Ruka’s an interesting addition to the cast here, as he feels like Touga but has the personality mix of Saionji with a touch of Miki to him, allowing him to cross a range of emotions and styles quickly and with different women. He has the look and feel of a playboy, but also the kind of person who is genuinely interested in what is being said to him at the time, though only so it can be of use to him later. His manipulations of Shiori and eventually Jury all serve to further his own goals, but those goals aren’t revealed until the very end and it’s quite emotional if it hits you right away.
Utena isn’t entirely cast aside as she does get a few duels in here and there, providing some smooth action to the show, though enough of it is purely repetitive with the sound of the car, the travel down the road, Akio flipping onto the hood of the car…. But it’s all so damn stylish that I love seeing it episode after episode. Utena also starts to explore her relationship with Akio more deeply here, with her time spent living in the same place as Anthy has brought them much closer together. There’s a number of very small moments throughout here between the two of them that give you goosebumps.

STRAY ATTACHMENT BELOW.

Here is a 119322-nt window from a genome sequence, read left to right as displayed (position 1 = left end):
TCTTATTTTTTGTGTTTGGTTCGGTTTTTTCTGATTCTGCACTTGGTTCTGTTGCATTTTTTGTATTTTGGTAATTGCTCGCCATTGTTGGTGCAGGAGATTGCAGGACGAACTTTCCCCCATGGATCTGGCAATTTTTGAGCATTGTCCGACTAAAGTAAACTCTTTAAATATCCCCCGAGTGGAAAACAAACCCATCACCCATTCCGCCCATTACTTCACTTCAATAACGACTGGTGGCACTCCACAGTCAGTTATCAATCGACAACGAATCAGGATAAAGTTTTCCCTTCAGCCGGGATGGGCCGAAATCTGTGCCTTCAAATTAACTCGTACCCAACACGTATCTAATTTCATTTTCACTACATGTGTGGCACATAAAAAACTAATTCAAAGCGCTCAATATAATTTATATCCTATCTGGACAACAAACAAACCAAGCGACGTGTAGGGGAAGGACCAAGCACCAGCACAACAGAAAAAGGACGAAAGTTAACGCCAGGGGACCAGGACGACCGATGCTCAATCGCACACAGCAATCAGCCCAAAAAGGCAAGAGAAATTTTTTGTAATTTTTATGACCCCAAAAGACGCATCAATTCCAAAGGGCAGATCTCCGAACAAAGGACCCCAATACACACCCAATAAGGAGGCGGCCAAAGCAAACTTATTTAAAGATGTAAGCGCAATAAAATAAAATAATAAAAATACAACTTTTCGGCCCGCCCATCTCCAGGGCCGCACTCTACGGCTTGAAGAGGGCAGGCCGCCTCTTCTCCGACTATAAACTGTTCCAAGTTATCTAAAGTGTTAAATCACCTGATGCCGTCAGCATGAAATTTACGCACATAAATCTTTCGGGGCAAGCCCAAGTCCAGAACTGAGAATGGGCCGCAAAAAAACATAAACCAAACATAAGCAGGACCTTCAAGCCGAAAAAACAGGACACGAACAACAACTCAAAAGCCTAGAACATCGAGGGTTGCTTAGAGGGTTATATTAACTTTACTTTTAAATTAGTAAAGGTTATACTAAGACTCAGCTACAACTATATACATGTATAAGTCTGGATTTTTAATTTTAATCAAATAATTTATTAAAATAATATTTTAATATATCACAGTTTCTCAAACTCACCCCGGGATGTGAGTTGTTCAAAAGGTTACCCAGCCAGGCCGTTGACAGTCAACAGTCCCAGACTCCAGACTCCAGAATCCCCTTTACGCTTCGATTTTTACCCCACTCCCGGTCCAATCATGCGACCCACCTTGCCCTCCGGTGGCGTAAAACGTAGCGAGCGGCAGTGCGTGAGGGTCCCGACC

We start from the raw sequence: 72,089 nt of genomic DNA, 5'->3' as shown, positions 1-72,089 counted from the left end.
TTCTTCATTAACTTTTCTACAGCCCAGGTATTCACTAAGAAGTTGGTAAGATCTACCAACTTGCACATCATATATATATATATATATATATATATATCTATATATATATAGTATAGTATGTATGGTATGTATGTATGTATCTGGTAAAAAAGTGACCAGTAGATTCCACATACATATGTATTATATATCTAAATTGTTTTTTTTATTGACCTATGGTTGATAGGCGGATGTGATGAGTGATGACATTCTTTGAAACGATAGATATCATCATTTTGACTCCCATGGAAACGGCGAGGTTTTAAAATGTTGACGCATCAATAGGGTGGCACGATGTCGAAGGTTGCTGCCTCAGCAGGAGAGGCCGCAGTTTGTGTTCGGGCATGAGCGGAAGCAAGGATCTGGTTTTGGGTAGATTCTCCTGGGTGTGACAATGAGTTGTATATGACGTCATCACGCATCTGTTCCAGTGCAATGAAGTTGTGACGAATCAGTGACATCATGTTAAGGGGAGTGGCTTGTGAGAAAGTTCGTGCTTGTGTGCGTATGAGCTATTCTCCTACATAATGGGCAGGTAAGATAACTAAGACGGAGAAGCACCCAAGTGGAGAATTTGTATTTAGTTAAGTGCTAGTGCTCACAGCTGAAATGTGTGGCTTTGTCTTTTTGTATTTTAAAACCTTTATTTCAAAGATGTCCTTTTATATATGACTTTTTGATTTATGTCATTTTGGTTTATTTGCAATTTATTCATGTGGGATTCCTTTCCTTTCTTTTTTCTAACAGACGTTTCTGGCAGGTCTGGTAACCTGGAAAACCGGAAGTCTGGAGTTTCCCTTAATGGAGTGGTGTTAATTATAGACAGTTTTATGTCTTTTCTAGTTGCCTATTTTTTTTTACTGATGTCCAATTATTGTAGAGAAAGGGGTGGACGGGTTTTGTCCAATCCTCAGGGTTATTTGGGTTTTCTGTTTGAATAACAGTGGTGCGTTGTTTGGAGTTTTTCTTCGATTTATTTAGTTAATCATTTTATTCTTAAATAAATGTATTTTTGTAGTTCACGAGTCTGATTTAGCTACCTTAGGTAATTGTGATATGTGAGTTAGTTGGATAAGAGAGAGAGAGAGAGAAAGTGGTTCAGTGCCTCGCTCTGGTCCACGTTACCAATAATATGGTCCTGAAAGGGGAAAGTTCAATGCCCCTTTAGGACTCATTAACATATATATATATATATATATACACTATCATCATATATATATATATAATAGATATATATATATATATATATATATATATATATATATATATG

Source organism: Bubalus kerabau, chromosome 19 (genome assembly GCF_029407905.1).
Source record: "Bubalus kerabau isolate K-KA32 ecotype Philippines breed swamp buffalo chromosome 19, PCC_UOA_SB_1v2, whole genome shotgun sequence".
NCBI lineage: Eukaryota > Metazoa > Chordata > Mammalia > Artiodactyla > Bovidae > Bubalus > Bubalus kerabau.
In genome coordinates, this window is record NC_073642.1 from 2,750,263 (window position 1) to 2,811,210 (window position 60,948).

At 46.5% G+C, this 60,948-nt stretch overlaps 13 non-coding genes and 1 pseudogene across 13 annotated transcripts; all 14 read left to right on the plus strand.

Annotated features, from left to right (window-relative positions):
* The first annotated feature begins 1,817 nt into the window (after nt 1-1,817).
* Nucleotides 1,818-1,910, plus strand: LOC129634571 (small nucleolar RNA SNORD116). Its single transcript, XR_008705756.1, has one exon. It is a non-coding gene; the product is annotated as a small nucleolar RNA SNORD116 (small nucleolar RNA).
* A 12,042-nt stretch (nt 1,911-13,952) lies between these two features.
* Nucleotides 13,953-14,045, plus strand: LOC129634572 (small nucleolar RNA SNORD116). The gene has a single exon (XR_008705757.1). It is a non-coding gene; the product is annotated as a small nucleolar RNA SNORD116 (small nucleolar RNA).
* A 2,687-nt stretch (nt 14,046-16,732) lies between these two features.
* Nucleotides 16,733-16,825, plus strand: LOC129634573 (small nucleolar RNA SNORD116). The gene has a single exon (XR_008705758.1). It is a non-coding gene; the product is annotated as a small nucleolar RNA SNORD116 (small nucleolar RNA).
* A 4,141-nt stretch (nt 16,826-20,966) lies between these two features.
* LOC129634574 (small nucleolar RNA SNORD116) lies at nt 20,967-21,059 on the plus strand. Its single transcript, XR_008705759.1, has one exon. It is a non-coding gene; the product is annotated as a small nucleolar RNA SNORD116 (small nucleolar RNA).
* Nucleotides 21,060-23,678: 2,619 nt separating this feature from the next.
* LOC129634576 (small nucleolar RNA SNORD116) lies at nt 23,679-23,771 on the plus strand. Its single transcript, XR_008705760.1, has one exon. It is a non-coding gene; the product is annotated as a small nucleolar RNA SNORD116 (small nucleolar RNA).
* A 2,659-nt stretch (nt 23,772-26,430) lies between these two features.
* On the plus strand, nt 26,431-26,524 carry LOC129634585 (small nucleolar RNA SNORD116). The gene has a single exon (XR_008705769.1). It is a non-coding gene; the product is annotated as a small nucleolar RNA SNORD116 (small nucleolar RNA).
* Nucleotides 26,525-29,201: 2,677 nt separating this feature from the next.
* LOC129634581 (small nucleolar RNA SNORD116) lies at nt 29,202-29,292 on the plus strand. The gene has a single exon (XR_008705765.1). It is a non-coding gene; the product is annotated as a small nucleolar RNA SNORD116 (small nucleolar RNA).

While a lot of what’s going on is repetitive in its own way, there’s also the progression of the larger storyline now that Akio is taking a firm hand in things. The series moves to its own special rhythm, swaying through the storyline to its own music. If I hadn’t seen all of it already, I know I’d be incredibly frustrated in wanting to know what happens next, but right now I’m able to simply enjoy watching it move along.
Japanese Language,English Language,English Subtitles, Interview with U.S. Voice Actor Jimmy Zoppi,Revolutionary Girl Utena: Temptation Trailer,Revolutionary Girl Utena Episodes 24-26 Storyline Synopsis
Toshiba TW40X81 40" HDTV, Panasonic DMR-E20 DVD Recorder, Sony STR-DE835 DD/DTS receiver, Monster component cable and Sony speakers.